In the early 1920s, due in part to the expansion of the public transportation system, much of the property in the neighborhoods near St. Ignatius Church and College and elsewhere in western San Francisco was beginning to be developed, as seen in this photo from 1922. UNIVERSITY OF SAN FRANCISCO ARCHIVES
San Francisco fully participated in the technological, economic, and social changes that swept the United States in the 1920s. During this decade, the population of San Francisco increased 25 percent, from 506,676 in 1920 to 634,394 in 1930. This population growth catalyzed the development of the western portions of the city, such as the Richmond and Sunset districts, and the southern areas of the city, including the Outer Mission and Potrero districts. The development of new municipal railway lines, directed by O'Shaughnessy, was both a cause and an effect of the development of the western and southern sections of the city. Shopping areas, businesses, schools, parks, and a greatly enhanced street system also emerged to accommodate the influx of people, many of whom were driving mass-produced automobiles around the newly developed portions of the city. A few blocks from St. Ignatius College, Golden Gate Park increasingly attracted large numbers of people and saw the opening of the M. H. de Young Memorial Museum in 1921, the Steinhart Aquarium in 1923, and Kezar Stadium in 1925.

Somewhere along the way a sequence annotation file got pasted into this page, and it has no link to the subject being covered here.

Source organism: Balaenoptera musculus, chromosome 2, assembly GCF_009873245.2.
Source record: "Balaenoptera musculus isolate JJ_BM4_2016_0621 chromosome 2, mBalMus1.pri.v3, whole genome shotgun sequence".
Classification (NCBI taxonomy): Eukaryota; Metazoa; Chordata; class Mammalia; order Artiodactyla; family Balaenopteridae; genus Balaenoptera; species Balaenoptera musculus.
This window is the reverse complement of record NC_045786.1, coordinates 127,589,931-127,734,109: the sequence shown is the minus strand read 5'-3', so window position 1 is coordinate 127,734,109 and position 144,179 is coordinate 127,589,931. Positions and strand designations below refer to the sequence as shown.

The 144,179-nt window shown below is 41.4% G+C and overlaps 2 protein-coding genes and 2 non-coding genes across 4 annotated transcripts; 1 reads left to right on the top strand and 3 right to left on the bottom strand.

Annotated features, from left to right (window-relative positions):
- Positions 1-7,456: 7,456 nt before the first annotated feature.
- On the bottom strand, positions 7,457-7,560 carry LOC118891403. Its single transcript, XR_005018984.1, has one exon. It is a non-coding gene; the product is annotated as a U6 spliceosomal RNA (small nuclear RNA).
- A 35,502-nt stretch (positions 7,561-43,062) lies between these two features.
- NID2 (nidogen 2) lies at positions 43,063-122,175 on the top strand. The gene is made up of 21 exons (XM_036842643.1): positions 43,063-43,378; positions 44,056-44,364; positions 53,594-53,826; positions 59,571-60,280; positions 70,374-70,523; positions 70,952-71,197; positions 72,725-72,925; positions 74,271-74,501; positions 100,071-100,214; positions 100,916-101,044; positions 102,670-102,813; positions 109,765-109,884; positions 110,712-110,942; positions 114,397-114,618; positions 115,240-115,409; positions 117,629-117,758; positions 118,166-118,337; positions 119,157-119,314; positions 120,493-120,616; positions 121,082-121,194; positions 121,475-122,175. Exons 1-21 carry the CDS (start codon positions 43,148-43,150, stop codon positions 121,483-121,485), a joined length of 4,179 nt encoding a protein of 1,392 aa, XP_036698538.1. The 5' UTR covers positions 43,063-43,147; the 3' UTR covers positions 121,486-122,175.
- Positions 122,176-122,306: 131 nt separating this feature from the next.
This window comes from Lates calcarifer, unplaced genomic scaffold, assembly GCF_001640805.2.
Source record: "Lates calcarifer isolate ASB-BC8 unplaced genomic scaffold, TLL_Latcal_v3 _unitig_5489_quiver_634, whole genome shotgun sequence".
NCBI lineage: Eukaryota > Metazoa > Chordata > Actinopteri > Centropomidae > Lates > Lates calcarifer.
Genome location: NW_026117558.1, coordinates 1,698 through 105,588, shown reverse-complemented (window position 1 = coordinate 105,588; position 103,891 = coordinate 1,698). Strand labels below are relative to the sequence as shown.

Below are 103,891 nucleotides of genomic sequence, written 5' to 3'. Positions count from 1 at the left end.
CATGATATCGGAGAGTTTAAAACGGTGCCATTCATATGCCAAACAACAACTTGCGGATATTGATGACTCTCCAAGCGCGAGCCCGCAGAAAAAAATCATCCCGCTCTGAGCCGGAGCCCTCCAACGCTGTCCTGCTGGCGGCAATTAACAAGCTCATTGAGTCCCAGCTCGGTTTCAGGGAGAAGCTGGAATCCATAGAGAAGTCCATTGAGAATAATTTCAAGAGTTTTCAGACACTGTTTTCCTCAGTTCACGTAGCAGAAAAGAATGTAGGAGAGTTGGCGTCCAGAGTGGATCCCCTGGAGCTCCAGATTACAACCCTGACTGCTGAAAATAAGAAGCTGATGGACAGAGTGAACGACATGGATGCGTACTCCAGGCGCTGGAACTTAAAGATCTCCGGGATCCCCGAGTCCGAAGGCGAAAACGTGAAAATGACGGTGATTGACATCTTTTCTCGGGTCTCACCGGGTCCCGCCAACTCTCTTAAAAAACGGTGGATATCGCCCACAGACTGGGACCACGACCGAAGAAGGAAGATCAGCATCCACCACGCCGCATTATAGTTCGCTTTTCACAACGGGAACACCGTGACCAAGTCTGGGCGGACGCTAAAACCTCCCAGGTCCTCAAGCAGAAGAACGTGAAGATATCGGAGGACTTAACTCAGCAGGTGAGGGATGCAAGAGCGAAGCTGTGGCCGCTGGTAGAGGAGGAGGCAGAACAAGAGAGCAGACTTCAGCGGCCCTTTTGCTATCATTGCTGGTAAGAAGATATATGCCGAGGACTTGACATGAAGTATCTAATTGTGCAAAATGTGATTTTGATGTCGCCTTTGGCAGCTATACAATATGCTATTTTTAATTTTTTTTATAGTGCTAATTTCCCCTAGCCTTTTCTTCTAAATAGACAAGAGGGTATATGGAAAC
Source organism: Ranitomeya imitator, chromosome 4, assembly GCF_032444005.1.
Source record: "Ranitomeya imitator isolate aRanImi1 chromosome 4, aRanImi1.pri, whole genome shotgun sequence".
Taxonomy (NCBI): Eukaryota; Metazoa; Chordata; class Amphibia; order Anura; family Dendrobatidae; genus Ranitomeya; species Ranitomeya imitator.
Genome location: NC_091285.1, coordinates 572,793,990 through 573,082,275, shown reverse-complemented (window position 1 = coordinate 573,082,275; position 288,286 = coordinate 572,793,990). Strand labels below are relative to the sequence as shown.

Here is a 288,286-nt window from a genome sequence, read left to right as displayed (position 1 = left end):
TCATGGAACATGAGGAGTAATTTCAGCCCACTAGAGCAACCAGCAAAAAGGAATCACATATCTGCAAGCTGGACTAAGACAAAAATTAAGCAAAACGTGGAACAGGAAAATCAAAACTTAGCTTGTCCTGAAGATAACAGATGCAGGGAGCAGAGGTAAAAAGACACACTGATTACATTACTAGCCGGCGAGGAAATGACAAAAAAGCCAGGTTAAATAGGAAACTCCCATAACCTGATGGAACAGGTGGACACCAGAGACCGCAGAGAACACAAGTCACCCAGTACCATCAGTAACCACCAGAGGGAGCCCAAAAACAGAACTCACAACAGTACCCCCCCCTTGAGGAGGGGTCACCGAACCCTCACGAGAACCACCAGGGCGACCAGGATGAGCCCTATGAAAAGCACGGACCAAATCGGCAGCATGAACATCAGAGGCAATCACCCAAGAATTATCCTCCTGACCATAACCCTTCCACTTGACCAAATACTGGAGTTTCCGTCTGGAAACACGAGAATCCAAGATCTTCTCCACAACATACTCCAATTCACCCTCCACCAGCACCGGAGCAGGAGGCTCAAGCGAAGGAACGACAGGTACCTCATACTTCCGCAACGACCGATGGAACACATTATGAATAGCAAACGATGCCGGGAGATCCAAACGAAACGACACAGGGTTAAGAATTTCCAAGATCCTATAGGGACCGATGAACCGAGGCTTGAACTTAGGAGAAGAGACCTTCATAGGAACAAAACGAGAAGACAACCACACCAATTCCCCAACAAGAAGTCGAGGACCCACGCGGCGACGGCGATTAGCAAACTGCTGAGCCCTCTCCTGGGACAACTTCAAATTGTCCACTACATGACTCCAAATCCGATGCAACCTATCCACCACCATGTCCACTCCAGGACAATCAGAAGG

The completion of the M. H. de Young Memorial Museum in Golden Gate Park in 1921 epitomized the development of western San Francisco during the 1920s. The museum is pictured here in 1928, shortly after St. Ignatius College moved from the "shirt factory" into the new Liberal Arts Building (now Kalmanovitz Hall) on Fulton Street, less than a mile from the de Young Museum. In 1906, the Jesuits had purchased two lots from Mr. and Mrs. M. H. de Young on the corner of Hayes and Shrader Streets, which served as the location for their temporary church and college until 1927. SAN FRANCISCO PUBLIC LIBRARY
Other forms of transportation appeared during the 1920s, fueled by new technologies. In 1920, the first transcontinental airmail flight was completed from New York to San Francisco; in 1924, the first "Dawn to Dusk" transcontinental flight landed successfully at Crissy Field; in 1927, the San Francisco Municipal Airport (Mills Field) was dedicated; and in 1928, daily airline service between Los Angeles and San Francisco was inaugurated.